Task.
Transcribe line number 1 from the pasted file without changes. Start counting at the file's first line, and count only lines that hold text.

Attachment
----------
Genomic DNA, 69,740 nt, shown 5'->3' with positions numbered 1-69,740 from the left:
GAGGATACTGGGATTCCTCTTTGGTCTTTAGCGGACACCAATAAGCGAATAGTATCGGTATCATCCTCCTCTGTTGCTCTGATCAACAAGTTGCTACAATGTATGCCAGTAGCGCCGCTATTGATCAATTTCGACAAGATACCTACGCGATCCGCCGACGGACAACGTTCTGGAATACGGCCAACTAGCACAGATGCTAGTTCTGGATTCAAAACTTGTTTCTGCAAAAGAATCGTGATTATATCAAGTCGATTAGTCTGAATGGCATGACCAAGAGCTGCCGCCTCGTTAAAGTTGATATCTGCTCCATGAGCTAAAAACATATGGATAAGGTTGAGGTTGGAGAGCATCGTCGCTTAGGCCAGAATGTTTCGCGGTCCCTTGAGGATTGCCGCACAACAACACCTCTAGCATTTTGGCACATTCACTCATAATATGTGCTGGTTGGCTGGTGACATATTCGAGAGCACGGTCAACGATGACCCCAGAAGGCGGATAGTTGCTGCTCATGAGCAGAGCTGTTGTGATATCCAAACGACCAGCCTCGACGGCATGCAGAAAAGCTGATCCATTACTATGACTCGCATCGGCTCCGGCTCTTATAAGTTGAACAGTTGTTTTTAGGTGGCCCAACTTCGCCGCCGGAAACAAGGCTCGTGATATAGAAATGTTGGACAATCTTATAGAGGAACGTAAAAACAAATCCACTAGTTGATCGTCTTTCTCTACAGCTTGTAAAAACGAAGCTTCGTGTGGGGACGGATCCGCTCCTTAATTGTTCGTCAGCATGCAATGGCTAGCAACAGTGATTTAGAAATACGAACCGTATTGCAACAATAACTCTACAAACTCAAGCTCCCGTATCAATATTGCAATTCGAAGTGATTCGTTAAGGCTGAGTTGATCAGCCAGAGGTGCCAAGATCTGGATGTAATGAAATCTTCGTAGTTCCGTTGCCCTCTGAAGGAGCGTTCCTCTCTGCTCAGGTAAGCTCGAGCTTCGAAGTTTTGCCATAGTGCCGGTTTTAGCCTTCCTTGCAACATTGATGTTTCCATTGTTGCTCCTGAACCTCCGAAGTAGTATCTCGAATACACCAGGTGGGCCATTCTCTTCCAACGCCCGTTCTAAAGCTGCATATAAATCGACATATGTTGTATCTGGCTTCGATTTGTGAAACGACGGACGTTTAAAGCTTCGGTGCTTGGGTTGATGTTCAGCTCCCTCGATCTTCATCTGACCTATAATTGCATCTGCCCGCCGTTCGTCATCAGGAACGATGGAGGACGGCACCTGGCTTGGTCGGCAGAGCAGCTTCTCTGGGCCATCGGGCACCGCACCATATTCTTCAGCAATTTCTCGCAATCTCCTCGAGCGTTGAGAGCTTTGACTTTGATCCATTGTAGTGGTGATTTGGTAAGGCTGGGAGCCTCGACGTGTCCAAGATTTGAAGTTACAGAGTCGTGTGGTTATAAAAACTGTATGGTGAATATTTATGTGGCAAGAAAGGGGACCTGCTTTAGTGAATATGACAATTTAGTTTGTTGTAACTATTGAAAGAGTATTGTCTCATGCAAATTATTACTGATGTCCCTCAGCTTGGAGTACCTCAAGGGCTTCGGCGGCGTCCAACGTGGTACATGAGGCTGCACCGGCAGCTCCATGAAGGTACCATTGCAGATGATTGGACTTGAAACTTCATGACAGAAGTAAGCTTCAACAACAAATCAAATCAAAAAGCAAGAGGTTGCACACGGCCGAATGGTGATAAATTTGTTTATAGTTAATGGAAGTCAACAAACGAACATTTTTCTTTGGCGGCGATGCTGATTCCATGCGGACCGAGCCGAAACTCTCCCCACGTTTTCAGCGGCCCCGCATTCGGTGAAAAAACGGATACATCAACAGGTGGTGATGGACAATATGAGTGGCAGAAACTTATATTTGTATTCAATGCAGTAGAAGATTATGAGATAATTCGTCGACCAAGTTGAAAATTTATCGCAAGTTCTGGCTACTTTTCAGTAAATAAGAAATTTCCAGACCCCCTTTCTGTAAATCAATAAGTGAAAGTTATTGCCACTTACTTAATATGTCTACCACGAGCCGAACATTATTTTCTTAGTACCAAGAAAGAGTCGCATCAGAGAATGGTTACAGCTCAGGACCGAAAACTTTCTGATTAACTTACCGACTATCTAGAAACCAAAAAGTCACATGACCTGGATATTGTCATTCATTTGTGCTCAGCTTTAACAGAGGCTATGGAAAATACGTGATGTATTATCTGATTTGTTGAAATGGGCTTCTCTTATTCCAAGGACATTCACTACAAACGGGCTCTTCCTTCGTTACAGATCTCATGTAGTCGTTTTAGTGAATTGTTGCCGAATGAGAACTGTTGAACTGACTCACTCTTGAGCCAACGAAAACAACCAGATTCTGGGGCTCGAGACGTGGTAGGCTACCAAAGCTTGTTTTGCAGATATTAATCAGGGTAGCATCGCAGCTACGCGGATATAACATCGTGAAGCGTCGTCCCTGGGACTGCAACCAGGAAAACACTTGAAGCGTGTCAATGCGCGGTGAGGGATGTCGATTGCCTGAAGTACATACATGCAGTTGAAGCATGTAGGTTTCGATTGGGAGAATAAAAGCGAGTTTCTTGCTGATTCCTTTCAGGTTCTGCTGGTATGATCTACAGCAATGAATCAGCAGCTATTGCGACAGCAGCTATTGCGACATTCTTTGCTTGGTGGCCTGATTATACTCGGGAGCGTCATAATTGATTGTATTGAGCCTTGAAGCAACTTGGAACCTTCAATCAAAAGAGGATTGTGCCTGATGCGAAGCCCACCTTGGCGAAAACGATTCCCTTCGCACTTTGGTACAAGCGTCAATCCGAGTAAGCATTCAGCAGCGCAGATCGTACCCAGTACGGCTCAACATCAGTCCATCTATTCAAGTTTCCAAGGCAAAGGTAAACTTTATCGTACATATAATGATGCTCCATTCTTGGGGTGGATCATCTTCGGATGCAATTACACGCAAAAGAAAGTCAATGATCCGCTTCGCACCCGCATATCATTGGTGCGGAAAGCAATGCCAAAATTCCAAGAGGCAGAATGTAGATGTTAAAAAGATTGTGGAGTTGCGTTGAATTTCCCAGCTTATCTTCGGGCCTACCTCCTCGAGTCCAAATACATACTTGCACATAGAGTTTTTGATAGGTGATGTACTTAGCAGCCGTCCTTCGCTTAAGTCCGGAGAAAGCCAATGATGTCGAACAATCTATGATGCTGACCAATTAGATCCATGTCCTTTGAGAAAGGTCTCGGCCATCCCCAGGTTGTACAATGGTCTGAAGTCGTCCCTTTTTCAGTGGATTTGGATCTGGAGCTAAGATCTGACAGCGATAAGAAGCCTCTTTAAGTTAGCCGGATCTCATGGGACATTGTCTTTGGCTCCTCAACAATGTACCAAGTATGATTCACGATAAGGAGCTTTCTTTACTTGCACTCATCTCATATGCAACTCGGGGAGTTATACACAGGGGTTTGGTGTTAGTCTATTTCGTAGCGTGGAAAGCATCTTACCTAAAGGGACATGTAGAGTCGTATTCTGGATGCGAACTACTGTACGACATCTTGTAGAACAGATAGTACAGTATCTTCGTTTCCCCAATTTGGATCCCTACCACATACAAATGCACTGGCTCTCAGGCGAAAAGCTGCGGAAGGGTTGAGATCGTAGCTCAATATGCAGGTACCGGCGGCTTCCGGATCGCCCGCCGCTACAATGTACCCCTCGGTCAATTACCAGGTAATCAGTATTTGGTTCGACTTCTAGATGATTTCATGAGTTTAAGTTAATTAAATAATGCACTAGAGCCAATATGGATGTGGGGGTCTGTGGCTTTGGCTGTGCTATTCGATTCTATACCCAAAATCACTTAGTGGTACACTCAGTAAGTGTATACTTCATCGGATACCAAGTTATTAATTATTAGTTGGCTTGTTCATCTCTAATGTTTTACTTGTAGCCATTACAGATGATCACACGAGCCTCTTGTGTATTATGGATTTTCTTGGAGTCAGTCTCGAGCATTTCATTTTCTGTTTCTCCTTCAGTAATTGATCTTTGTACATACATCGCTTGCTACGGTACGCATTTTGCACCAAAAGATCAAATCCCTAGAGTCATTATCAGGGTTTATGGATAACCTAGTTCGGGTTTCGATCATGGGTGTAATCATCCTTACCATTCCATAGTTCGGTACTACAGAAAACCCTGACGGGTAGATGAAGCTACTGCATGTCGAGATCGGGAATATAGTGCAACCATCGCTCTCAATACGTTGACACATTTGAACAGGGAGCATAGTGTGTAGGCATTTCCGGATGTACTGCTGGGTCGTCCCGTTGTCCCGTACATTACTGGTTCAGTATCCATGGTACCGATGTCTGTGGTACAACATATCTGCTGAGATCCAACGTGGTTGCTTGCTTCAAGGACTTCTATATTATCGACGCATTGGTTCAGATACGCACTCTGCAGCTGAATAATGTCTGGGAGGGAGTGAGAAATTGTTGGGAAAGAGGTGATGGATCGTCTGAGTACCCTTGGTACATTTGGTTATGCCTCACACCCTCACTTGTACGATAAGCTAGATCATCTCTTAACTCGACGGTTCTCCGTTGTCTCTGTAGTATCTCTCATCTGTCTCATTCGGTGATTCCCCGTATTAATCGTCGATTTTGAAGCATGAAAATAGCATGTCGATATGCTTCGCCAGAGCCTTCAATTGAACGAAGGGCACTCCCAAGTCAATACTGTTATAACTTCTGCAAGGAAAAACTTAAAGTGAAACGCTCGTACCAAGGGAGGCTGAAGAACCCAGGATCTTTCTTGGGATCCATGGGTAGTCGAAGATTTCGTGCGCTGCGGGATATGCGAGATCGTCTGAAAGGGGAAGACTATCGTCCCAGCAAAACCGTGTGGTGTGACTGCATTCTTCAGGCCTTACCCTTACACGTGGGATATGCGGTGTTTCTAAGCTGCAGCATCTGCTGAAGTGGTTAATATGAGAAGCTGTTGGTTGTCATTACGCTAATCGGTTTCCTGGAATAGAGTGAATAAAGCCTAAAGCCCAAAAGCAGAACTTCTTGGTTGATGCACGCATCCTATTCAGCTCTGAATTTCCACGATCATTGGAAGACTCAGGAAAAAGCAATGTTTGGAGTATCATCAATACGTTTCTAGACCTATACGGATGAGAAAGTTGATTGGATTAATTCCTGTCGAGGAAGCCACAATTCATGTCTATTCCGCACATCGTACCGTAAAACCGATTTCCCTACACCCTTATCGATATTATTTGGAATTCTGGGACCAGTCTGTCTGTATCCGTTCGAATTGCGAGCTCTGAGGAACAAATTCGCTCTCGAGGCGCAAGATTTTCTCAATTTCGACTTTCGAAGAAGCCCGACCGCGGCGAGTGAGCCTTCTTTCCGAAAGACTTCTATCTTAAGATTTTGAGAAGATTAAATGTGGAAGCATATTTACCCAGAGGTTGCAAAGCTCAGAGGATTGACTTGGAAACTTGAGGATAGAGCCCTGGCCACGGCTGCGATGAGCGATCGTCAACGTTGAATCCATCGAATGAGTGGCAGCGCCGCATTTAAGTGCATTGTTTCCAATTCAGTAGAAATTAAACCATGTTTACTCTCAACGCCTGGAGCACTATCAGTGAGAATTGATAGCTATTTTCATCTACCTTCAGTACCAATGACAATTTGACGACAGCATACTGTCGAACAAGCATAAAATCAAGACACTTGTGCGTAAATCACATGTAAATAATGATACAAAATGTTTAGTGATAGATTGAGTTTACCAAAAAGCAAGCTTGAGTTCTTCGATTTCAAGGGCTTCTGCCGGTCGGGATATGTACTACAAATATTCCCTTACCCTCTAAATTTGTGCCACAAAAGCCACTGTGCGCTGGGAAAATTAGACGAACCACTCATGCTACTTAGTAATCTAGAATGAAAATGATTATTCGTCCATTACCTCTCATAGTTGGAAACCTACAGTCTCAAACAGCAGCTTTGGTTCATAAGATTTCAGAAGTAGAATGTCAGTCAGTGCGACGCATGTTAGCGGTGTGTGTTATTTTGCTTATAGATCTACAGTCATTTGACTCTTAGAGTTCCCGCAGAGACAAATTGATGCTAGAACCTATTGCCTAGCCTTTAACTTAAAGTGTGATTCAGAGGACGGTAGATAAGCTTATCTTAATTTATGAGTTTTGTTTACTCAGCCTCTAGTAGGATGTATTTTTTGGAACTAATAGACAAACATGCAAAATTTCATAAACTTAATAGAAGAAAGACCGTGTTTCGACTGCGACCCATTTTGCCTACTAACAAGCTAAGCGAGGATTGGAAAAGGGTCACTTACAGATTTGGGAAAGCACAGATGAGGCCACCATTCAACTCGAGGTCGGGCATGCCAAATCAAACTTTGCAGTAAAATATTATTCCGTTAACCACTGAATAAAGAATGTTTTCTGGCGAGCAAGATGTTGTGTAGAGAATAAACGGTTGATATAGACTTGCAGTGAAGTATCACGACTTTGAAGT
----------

Genomic DNA, 69,740 nt, shown 5'->3' with positions numbered 1-69,740 from the left: